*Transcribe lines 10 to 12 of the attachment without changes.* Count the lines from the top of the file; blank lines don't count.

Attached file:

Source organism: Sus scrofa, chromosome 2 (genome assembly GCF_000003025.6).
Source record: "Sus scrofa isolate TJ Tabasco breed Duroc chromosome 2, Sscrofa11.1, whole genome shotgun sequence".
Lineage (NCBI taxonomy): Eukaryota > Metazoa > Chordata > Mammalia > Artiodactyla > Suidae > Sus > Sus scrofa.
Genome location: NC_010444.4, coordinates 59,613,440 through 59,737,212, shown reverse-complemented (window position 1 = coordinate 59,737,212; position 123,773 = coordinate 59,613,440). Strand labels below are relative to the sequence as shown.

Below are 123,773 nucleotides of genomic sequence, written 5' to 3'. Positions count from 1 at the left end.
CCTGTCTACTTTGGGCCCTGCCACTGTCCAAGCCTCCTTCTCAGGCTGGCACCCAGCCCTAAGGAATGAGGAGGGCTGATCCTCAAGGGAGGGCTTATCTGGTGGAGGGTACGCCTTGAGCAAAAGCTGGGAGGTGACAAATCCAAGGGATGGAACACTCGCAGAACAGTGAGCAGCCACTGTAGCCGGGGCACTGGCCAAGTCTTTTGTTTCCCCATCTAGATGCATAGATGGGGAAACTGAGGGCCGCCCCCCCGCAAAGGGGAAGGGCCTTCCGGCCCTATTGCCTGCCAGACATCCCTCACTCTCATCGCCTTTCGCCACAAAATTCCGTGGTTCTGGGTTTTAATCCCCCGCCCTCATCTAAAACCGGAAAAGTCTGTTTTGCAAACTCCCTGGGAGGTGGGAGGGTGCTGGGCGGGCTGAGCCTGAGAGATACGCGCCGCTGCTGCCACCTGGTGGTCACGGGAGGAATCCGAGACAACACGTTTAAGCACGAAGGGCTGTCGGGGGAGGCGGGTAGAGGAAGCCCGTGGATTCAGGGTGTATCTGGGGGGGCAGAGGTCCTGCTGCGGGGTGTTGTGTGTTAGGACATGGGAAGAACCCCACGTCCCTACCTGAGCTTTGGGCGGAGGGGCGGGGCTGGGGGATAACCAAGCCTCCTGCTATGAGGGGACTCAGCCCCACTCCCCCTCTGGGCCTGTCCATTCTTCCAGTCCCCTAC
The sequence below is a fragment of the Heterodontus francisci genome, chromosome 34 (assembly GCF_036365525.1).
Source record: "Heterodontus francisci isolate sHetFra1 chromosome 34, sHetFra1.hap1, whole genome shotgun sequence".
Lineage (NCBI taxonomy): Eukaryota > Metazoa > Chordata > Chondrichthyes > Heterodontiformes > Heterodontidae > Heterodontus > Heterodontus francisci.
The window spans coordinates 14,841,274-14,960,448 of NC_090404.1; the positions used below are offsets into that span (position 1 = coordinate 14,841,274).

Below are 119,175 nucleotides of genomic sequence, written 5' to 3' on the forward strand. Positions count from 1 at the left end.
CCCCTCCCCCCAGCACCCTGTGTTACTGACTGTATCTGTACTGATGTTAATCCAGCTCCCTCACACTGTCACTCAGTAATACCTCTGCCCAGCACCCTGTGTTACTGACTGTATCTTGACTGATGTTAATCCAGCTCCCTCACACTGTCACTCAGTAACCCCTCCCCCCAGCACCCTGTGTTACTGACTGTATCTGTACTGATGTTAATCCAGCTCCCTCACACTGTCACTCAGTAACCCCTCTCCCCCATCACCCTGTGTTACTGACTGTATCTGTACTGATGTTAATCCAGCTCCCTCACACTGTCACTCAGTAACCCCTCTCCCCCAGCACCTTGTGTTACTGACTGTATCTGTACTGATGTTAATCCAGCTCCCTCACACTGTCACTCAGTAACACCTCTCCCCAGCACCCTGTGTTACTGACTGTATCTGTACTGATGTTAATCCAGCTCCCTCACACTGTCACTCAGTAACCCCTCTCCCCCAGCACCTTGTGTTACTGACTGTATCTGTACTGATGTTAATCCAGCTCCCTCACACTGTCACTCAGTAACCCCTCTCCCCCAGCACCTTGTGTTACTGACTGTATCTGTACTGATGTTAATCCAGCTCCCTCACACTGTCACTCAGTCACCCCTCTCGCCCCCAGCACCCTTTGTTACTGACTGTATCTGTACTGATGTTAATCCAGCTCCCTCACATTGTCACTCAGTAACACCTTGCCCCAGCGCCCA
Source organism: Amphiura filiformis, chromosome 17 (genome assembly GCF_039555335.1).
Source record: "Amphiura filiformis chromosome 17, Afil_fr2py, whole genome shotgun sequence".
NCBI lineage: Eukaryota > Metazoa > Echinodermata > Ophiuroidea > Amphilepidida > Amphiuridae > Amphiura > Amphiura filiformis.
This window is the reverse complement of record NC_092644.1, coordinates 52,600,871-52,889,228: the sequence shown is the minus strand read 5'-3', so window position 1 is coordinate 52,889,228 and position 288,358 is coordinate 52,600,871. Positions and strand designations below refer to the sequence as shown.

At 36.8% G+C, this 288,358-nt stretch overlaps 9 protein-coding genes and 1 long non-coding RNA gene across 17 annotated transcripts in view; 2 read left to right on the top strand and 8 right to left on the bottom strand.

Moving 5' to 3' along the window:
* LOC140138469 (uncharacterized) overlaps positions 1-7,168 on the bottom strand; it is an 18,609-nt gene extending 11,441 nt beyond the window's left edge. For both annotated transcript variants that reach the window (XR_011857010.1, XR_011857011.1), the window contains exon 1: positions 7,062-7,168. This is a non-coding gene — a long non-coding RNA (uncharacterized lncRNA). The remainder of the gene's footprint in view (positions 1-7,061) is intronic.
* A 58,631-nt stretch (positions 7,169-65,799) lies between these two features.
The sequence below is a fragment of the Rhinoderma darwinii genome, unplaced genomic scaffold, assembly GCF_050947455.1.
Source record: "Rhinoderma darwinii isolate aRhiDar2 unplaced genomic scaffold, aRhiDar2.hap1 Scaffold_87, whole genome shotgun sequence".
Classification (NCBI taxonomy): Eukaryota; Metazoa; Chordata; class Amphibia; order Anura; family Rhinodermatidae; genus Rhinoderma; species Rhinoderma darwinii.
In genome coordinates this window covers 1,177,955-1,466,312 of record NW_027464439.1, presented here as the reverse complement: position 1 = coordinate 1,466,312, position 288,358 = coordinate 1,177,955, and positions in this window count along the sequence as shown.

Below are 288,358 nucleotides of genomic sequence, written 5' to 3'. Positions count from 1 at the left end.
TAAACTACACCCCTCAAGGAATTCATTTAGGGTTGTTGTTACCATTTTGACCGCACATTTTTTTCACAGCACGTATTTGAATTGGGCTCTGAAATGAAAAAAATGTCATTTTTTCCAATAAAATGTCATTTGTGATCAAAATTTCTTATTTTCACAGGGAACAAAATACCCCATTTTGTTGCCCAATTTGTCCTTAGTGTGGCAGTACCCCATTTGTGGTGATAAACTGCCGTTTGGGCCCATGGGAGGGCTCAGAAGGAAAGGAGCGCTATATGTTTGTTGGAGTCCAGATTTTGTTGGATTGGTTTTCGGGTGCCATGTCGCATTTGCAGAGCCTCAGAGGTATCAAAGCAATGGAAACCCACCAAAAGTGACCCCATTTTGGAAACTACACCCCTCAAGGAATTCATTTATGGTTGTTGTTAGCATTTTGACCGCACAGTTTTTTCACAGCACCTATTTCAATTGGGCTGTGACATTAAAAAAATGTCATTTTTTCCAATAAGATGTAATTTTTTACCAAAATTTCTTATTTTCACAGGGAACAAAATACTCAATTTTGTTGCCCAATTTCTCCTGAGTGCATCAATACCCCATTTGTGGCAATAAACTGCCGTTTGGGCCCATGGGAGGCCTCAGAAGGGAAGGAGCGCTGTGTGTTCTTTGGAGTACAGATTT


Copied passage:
The window spans coordinates 14,841,274-14,960,448 of NC_090404.1; the positions used below are offsets into that span (position 1 = coordinate 14,841,274).

Below are 119,175 nucleotides of genomic sequence, written 5' to 3' on the forward strand. Positions count from 1 at the left end.
CCCCTCCCCCCAGCACCCTGTGTTACTGACTGTATCTGTACTGATGTTAATCCAGCTCCCTCACACTGTCACTCAGTAATACCTCTGCCCAGCACCCTGTGTTACTGACTGTATCTTGACTGATGTTAATCCAGCTCCCTCACACTGTCACTCAGTAACCCCTCCCCCCAGCACCCTGTGTTACTGACTGTATCTGTACTGATGTTAATCCAGCTCCCTCACACTGTCACTCAGTAACCCCTCTCCCCCATCACCCTGTGTTACTGACTGTATCTGTACTGATGTTAATCCAGCTCCCTCACACTGTCACTCAGTAACCCCTCTCCCCCAGCACCTTGTGTTACTGACTGTATCTGTACTGATGTTAATCCAGCTCCCTCACACTGTCACTCAGTAACACCTCTCCCCAGCACCCTGTGTTACTGACTGTATCTGTACTGATGTTAATCCAGCTCCCTCACACTGTCACTCAGTAACCCCTCTCCCCCAGCACCTTGTGTTACTGACTGTATCTGTACTGATGTTAATCCAGCTCCCTCACACTGTCACTCAGTAACCCCTCTCCCCCAGCACCTTGTGTTACTGACTGTATCTGTACTGATGTTAATCCAGCTCCCTCACACTGTCACTCAGTCACCCCTCTCGCCCCCAGCACCCTTTGTTACTGACTGTATCTGTACTGATGTTAATCCAGCTCCCTCACATTGTCACTCAGTAACACCTTGCCCCAGCGCCCA